Joseph Caruso Joseph Caruso - 2 months ago 6
C++ Question

Custom struct interacted with as if it were an int?

I'm trying to create a structure that can be interacted with as if it were an

int
. However, when I try to assign a value to it, it throws the following error upon compiling:

Invalid conversion from `int` to `int32*`


Why does it throw that error, even though I made it's
=
operator to handle setting an
int32
to a
const int
value?

Here's the source code for my best attempt at
int32
:

struct int32
{
int32_t val;

int32(int val=0)
: val(val)
{
}

int32& operator=(const int value) // ex. int32 *i = 42;
{
val=value;
return *this;
}
int32 operator+(const int32& value) const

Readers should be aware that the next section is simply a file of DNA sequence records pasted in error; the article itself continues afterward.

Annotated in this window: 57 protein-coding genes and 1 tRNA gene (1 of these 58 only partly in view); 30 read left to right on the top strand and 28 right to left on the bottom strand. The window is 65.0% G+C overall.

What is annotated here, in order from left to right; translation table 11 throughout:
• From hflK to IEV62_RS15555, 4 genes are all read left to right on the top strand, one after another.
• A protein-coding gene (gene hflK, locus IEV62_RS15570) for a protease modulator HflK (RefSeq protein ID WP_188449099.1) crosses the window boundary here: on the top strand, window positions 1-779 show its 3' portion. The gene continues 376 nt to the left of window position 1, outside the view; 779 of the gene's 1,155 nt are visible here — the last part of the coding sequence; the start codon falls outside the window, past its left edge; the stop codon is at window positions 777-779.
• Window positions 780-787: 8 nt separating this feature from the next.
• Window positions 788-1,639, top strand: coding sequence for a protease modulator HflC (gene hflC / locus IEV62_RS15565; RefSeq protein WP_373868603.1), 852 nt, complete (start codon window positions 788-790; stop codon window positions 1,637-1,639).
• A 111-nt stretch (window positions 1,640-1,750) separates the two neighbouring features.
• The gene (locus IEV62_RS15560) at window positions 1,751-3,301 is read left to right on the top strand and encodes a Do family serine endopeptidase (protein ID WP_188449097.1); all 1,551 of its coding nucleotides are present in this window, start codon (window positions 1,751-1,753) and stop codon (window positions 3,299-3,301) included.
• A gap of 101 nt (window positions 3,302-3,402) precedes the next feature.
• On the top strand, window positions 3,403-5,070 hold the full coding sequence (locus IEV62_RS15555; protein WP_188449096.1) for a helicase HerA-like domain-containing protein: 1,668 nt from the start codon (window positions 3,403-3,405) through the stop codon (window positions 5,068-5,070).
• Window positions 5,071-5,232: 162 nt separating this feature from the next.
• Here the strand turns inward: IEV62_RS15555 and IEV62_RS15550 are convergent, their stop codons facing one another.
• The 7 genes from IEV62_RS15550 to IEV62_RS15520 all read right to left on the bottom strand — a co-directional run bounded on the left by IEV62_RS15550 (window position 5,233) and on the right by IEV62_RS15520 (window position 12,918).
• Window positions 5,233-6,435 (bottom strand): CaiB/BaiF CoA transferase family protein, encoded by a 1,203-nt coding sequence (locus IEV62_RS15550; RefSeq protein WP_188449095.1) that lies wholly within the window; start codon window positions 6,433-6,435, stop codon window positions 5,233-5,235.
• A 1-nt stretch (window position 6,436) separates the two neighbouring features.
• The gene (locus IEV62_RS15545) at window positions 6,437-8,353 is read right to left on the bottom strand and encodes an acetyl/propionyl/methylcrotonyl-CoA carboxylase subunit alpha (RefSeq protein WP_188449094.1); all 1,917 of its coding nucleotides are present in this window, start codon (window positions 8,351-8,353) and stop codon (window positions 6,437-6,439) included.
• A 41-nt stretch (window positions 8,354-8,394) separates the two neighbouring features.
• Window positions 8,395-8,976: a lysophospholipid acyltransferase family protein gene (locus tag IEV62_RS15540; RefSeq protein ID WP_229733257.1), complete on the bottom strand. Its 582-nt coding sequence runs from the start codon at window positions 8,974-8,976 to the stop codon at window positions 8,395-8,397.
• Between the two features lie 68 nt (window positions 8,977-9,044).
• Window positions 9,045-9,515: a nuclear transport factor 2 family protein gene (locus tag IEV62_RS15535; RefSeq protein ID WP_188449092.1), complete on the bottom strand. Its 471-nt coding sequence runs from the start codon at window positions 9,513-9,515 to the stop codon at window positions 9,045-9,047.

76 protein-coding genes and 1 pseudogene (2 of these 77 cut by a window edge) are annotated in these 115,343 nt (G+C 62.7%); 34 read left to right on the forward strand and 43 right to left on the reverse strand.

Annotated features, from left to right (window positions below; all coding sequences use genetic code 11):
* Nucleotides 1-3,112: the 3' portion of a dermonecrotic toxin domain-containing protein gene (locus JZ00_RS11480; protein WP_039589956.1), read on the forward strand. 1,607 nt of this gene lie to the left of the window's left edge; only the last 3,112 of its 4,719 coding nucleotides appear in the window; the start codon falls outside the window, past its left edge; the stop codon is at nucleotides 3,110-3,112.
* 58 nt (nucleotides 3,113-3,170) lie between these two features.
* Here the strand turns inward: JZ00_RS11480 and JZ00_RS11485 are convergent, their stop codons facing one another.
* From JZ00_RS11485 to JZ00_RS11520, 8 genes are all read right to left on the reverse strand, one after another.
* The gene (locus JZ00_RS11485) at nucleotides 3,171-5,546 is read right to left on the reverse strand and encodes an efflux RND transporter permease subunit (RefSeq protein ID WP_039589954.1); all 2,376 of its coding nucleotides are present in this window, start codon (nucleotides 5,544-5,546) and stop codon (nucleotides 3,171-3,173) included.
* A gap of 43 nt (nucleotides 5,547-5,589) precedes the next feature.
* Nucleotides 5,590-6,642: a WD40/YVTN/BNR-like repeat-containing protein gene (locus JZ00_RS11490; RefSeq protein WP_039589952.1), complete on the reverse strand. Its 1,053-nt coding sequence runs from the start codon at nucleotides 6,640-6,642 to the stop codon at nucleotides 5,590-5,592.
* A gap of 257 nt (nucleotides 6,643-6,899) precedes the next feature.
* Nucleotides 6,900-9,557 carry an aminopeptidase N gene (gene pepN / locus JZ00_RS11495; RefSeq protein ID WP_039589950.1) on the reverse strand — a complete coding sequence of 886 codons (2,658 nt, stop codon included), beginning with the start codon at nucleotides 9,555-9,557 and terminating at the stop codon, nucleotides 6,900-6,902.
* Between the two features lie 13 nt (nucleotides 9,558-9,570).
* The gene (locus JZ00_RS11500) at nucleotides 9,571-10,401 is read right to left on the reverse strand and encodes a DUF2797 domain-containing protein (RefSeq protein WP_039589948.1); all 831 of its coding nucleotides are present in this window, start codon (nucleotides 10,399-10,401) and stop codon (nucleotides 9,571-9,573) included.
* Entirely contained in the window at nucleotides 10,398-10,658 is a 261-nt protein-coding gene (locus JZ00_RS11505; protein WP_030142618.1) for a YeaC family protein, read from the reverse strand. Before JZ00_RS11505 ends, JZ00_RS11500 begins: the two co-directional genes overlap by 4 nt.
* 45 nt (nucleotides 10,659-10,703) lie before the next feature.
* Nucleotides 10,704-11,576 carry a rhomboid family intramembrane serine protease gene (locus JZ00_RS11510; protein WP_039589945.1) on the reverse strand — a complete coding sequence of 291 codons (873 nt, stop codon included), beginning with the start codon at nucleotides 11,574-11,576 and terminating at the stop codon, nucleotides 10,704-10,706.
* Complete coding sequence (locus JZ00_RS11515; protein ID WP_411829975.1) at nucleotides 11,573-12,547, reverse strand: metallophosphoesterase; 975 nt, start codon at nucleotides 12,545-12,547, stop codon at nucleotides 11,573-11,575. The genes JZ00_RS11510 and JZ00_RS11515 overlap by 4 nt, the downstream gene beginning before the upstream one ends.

{
return int32(value.val+val);
}
int32 operator-(const int32& value) const
{
return int32(value.val-val);
}
int32 operator*(const int32& value) const
{
return int32(value.val*val);
}
int32 operator/(const int32& value) const
{
return int32(value.val/val);
}
int32 operator%(const int32& value) const
{
return int32(value.val%val);
}
bool operator==(const int32& value) const
{
return (val == value.val);
}
bool operator!=(const int32& value) const
{
return (val != value.val);
}
}


Also, please don't just recommend I use
int32_t
; I'm making my own
struct
for a reason (otherwise I'd have just used
int32_t
to begin with ;)

Answer

Judging by your comments, you're doing this:

int32 *i = 42;

You're trying to assign the value 42 to a pointer, which won't work here. Drop the * and call your constructor instead:

int32 i(42);

If you need a pointer to that object, you can then simply take its address:

int32 my_int32(42);
int32 *i = &my_int32;

If you have a pointer to an existing int32 object, and want to assign a new value to the object, you can dereference the pointer:

int32 *i = ...;
*i = 42;
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